My oldest daughter turned 30 years old last month. So did the first of her United States Savings Bonds.
Since my children often turn to me for financial counsel, it prompted me to take a fresh look at a stale investment. And right now, there’s a lot more reason to consider the lowly savings bond than there has been in years.
First, however, some history.
The US Savings Bond program was created in 1935, and the bonds helped to finance World War II, among other things. Long before there were retirement-savings programs, countless employers offered savings bonds through a payroll-savings plan and they became the risk-free savings option for average Americans.
They also were the boring-but-practical gift that generations of parents and grandparents gave newborns and youngsters.
One of my earliest money lessons involved wanting something I couldn’t afford, with my father suggesting I could earn some money working and then “cash a savings bond.” Until that moment, I didn’t know I had bonds, let alone what they were or how they worked.
That practice has gotten the “OK Boomer” treatment by younger generations, mostly fading out as the Internet evolved and presented a bevy of more lucrative/exciting/attractive options while the humble savings bond was saddled with prolonged near-zero interest rates. As a gift, savings bonds also lost some appeal when the U.S. Treasury eliminated almost entirely the issuance of paper bonds. (The only paper bonds still being issued are I bonds –with returns tied to inflation, more on them in a moment – purchased directly with your federal tax refund.)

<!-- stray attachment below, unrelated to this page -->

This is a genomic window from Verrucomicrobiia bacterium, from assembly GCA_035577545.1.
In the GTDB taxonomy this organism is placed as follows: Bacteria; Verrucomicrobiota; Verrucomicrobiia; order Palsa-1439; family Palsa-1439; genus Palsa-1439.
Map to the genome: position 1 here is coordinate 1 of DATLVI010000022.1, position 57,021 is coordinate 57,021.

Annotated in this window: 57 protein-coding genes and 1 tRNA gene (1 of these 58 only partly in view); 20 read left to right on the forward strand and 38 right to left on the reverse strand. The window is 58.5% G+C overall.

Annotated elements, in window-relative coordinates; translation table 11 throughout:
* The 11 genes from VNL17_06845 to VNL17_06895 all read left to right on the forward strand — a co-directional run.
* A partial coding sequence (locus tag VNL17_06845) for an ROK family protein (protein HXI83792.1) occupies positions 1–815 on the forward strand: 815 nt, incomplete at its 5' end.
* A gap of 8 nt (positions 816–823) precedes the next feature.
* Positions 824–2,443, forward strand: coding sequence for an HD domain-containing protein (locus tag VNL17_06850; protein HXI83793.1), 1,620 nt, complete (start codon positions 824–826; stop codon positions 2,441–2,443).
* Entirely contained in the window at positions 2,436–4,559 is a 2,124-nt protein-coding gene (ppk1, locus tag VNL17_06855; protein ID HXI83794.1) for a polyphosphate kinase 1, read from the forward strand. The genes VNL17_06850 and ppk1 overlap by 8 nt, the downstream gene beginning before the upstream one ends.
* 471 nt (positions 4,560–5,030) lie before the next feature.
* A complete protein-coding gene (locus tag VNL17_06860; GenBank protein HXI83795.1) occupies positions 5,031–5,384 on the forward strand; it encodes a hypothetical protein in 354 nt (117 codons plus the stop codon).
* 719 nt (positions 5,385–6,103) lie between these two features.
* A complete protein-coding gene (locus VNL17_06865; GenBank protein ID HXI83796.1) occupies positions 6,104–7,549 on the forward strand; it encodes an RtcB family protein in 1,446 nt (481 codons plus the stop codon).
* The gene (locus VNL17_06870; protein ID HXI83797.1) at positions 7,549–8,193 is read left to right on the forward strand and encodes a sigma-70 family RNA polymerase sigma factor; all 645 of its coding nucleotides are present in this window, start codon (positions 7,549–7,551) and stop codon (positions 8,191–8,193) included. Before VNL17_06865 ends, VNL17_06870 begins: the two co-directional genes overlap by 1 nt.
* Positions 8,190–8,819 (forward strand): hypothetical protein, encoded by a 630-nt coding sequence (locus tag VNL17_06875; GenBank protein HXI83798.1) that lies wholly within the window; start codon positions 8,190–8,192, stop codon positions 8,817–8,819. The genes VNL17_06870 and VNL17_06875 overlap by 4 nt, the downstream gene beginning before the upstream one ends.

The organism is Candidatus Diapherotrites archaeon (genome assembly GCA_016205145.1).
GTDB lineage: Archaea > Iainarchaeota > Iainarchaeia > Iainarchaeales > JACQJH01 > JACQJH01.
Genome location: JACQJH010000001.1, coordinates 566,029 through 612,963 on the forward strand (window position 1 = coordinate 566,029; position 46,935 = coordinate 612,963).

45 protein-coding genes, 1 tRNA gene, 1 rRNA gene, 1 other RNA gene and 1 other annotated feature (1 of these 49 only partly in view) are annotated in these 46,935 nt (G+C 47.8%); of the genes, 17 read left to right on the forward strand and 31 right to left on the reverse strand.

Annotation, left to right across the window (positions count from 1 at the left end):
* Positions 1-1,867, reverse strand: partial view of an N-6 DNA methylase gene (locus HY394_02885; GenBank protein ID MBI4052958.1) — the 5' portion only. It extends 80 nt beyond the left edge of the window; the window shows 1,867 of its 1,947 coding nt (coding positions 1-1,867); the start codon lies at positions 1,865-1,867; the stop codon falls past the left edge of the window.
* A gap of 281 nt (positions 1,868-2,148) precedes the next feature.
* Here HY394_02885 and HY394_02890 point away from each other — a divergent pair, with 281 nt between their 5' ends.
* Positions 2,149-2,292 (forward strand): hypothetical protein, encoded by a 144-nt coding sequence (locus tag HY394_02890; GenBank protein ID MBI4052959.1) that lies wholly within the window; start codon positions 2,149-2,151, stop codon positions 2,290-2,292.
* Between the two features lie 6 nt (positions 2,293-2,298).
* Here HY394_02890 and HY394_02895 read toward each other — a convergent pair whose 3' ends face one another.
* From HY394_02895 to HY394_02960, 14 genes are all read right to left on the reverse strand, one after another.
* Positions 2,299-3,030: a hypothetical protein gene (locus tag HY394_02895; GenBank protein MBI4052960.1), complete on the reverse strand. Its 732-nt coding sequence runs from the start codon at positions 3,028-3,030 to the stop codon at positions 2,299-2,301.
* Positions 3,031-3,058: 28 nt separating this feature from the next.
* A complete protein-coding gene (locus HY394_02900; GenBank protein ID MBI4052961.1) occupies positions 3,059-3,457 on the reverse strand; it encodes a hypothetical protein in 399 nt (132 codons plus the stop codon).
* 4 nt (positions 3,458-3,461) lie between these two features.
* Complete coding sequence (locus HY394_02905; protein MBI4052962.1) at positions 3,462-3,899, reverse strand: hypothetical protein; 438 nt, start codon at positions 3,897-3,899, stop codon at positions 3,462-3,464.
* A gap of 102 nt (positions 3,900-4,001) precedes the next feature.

Indeed, since the mid-1990s when the structure of EE Savings Bonds was changed, my suggestions on financial gifts for newborns and babies has been shares of brand-name companies. As much as I love and respect the history of the savings bond and what still represents, it’s hard to teach financial lessons earning next to nothing.
But my daughters were born in the early 1990s, when savings bonds were still attractive, promising a guaranteed 4.0 percent per year, maturing in 18 years but continuing to earn at that rate until reaching final maturity after 30 years. It wasn’t bad for something so safe at the time; given where interest rates went, it turned out to be a great deal.
Thus, for the last decade-plus – with rates near zero – any bonds purchased prior to May of 1995 were earning way more than bank and money-market accounts, and short- or intermediate-term bonds, all while deferring taxes.
So my daughters, over the years, occasionally sold some of their newer bonds — the ones with variable rates that aren’t particularly attractive – but planned to keep the old “4-percenters” all the way to final maturity.
Upon reaching that point, however, those old savings bonds go from being a good investment to a piggy bank.
They don’t even earn the 0.1 percent interest rate on brand new EE bonds, so my girls are now planning their exit strategy as their old bonds reach final maturity.